We’ve watched enough One Born Every Minute to know there’s usually a mum-to-be somewhere on a labour ward screaming in pain.
Of course, every birth is different and some are more difficult than others, but having a baby is widely recognised to be a painful experience.
But according to a new study, some women have a gene which acts as a natural epidural and stops them feeling the same level of pain.
It’s estimated that around 1 in 100 women carry this gene.
The study was a collaboration between clinicians and scientists based at Addenbrooke’s Hospital, part of Cambridge University Hospitals NHS Foundation Trust (CUH), and the University of Cambridge.
They recruited mums who had carried their first baby to full term and who had an uncomplicated vaginal delivery, but who did not request pain relief.
The scientists then carried out tests on these women, including applying heat and pressure to their arms and getting them to plunge their hands into icy water.
These results were compared to a group of women who had similar births but who required pain relief and the results showed that the first group showed higher pain thresholds for heat, cold and mechanical pressure.
Dr Michael Lee from the University’s Division of Anaesthesia said: ‘It is unusual for women to not request gas and air, or epidural for pain relief during labour, particularly when delivering for the first time.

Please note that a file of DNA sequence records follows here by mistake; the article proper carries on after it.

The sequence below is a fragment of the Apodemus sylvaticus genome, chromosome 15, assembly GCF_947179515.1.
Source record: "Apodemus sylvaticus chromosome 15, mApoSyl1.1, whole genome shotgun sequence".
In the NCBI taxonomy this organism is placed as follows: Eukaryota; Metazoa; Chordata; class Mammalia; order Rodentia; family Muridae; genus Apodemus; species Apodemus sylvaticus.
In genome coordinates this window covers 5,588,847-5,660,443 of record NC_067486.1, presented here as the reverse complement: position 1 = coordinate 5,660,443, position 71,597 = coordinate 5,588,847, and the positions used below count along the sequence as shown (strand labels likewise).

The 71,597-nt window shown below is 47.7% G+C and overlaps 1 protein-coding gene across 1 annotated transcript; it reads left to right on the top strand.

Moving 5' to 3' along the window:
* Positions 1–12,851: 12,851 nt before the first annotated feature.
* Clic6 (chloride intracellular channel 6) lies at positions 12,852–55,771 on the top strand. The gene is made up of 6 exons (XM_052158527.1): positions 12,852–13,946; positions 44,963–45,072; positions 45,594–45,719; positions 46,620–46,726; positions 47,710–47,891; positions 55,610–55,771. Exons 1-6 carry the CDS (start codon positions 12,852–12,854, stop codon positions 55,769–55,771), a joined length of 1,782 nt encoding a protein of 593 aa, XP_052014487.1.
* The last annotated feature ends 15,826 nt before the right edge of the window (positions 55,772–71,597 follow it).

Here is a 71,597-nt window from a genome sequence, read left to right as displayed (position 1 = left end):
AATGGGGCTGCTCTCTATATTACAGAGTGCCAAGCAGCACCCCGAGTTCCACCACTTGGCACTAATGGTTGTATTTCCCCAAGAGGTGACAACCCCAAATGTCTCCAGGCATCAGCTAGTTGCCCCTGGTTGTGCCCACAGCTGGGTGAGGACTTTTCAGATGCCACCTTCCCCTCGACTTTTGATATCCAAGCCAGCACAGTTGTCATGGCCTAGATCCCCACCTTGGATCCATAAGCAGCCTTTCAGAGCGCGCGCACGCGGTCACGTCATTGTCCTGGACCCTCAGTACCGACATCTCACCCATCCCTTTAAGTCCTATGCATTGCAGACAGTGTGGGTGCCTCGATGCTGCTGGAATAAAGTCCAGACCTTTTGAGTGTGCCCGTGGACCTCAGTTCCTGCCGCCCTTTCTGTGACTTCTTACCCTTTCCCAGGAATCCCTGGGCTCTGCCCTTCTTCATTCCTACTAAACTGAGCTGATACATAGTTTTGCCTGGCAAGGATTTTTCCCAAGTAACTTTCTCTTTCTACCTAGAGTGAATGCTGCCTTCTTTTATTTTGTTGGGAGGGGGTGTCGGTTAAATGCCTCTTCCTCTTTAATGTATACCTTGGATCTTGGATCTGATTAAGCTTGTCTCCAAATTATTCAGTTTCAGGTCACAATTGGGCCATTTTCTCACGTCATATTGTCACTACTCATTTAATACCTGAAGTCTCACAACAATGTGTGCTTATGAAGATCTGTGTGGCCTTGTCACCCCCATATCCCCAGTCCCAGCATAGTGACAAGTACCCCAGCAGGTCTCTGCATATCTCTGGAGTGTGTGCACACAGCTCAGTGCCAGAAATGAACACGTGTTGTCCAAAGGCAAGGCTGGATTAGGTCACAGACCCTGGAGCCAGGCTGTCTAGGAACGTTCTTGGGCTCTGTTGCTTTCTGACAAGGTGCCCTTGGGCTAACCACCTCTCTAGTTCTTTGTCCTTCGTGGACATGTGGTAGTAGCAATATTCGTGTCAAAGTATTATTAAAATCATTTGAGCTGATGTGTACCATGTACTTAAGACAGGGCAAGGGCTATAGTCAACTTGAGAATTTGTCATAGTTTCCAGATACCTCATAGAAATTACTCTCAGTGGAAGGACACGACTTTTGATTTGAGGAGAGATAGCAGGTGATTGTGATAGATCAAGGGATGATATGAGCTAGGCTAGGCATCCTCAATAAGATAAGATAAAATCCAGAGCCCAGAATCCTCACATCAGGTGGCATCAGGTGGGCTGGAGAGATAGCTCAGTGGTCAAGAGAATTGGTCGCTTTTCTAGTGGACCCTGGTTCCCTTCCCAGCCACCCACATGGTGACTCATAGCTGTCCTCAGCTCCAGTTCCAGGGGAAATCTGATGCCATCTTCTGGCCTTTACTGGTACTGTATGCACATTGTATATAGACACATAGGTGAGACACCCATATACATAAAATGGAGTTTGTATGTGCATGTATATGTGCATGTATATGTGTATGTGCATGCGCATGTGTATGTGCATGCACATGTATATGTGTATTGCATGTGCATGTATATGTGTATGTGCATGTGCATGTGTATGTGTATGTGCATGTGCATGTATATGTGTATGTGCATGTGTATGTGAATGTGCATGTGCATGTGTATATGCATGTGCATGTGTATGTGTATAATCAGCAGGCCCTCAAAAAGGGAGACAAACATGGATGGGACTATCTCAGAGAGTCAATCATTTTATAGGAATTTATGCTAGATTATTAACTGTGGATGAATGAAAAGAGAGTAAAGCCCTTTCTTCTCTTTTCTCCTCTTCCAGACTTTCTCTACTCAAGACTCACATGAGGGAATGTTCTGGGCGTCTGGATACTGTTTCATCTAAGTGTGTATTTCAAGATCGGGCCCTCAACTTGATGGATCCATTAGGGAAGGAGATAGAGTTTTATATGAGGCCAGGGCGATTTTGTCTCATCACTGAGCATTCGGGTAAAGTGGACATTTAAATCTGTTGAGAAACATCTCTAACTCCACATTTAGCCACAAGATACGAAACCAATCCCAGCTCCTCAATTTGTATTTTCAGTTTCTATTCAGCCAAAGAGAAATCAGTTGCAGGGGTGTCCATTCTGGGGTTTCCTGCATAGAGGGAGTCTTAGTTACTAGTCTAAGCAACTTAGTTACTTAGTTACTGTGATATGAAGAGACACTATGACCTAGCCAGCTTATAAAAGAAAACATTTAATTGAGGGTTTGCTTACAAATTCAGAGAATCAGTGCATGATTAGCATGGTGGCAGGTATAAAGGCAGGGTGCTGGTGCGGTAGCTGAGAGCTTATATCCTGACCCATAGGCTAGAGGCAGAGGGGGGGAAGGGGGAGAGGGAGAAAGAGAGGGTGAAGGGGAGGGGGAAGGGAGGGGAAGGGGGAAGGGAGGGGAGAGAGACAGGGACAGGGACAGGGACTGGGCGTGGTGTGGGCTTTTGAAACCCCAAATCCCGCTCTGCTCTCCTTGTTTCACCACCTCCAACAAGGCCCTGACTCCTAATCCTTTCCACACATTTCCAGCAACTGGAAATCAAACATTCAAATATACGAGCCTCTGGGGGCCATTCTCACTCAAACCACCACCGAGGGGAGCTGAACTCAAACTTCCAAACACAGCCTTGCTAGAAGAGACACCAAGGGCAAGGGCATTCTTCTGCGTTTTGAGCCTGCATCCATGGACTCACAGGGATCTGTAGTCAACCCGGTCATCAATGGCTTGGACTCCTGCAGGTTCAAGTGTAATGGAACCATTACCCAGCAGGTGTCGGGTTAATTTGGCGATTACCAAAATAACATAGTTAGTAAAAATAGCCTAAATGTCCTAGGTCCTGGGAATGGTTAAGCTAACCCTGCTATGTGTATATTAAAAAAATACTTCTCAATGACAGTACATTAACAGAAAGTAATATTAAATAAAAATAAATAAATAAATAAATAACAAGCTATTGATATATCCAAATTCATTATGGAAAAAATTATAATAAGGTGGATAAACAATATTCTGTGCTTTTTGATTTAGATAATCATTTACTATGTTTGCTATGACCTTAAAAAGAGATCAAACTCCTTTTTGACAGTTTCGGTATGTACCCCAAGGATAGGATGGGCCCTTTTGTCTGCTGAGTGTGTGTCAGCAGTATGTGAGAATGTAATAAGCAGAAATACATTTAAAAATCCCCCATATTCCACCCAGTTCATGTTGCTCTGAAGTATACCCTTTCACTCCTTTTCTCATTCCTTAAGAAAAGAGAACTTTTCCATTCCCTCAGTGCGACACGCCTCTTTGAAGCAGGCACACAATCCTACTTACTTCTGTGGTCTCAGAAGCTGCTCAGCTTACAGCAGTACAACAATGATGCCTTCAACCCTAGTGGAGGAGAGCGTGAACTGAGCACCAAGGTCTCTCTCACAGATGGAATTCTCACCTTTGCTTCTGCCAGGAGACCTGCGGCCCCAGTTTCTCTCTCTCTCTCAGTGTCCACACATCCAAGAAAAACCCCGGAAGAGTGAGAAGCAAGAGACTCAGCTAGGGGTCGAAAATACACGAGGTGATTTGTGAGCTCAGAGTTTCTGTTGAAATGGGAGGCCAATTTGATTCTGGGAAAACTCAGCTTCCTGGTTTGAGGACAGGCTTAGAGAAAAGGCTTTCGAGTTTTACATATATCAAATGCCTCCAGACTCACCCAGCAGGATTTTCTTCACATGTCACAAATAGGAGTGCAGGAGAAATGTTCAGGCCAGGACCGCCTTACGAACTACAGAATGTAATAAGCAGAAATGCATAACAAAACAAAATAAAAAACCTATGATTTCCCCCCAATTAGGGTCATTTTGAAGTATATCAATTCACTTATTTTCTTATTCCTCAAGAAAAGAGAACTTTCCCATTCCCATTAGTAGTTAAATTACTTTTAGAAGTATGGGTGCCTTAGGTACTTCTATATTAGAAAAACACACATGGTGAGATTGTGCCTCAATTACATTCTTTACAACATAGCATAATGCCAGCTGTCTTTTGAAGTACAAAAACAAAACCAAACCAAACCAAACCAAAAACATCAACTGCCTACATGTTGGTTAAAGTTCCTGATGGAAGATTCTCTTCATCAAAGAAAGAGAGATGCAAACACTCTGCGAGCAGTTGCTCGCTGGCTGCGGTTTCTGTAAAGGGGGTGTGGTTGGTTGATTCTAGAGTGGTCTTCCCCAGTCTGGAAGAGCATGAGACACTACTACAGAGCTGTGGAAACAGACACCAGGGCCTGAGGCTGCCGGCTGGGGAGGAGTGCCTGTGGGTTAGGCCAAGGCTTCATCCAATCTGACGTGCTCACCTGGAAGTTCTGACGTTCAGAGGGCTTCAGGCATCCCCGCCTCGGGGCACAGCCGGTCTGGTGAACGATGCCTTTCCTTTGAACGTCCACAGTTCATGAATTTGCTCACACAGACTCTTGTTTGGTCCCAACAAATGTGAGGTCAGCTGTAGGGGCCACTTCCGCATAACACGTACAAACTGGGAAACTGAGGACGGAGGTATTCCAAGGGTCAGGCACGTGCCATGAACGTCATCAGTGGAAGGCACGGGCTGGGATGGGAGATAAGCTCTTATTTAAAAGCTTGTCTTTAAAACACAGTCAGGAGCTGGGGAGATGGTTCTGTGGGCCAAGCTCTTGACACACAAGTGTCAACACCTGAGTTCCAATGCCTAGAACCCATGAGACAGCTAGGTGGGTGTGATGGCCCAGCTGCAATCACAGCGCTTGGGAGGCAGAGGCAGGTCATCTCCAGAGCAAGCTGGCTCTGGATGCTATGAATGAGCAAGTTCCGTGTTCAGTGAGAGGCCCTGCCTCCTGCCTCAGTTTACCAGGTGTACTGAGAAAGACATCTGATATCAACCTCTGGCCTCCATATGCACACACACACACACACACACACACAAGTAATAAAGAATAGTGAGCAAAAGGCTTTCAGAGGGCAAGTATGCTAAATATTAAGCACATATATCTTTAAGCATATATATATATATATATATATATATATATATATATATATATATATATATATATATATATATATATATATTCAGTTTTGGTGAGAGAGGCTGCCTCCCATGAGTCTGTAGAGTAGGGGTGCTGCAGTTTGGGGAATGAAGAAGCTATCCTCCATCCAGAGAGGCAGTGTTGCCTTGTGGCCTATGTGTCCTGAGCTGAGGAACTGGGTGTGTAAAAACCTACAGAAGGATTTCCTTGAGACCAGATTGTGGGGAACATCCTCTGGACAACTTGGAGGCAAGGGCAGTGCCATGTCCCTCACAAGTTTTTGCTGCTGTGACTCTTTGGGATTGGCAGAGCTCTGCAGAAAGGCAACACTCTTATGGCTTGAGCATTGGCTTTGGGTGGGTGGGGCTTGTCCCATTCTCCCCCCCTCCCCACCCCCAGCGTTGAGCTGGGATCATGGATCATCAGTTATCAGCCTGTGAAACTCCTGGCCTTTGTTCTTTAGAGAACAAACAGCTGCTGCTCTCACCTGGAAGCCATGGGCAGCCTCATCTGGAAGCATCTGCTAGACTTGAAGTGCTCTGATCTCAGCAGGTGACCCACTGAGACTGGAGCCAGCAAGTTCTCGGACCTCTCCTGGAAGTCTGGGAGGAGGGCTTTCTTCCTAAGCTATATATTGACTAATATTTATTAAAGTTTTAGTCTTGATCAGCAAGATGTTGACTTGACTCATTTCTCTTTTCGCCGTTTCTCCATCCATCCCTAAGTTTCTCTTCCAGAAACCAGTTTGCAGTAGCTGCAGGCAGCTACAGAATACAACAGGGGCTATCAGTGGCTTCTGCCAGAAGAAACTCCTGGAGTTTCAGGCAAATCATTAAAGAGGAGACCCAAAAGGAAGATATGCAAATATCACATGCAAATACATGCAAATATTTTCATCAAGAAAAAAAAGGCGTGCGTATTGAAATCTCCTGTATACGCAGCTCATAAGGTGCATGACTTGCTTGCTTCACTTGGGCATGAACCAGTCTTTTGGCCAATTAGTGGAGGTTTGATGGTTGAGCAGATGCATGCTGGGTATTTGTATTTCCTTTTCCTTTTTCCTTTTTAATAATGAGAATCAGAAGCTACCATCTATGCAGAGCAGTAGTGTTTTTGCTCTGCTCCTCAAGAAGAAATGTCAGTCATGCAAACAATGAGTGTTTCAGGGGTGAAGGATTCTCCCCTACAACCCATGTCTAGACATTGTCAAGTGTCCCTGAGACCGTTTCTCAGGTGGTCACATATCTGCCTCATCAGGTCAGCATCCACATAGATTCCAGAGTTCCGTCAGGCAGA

‘When we tested these women, it was clear their pain threshold was generally much higher than it was for other women.’
Once they had these results, Professor Geoff Woods, and his colleagues at the Cambridge Institute for Medical Research were able to look at the genetic code for both groups.
They found those in the test group had a higher-than-expected prevalence of a rare variant of the gene KCNG4. This gene helps to produce a protein which controls the electrical signal that flows along our nerve cells.
Dr St. John Smith, senior co-author, explained: ‘The genetic variant that we found in women who feel less pain during childbirth leads to a ‘defect’ in the formation of the switch on the nerve cells. In fact, this defect acts like a natural epidural.
‘It means it takes a much greater signal – in other words, stronger contractions during labour – to switch it on. This makes it less likely that pain signals can reach the brain.’
Senior co-author Professor Frank Reimann added: ‘Not only have we identified a genetic variant in a new player underlying different pain sensitivities but we hope this can open avenues to the development of new drugs to manage pain.’
‘This approach of studying individuals who show unexpected extremes of pain experience also may find wider application in other contexts, helping us understand how we experience pain and develop new drugs to treat it,’ said Professor David Menon, senior co-author.
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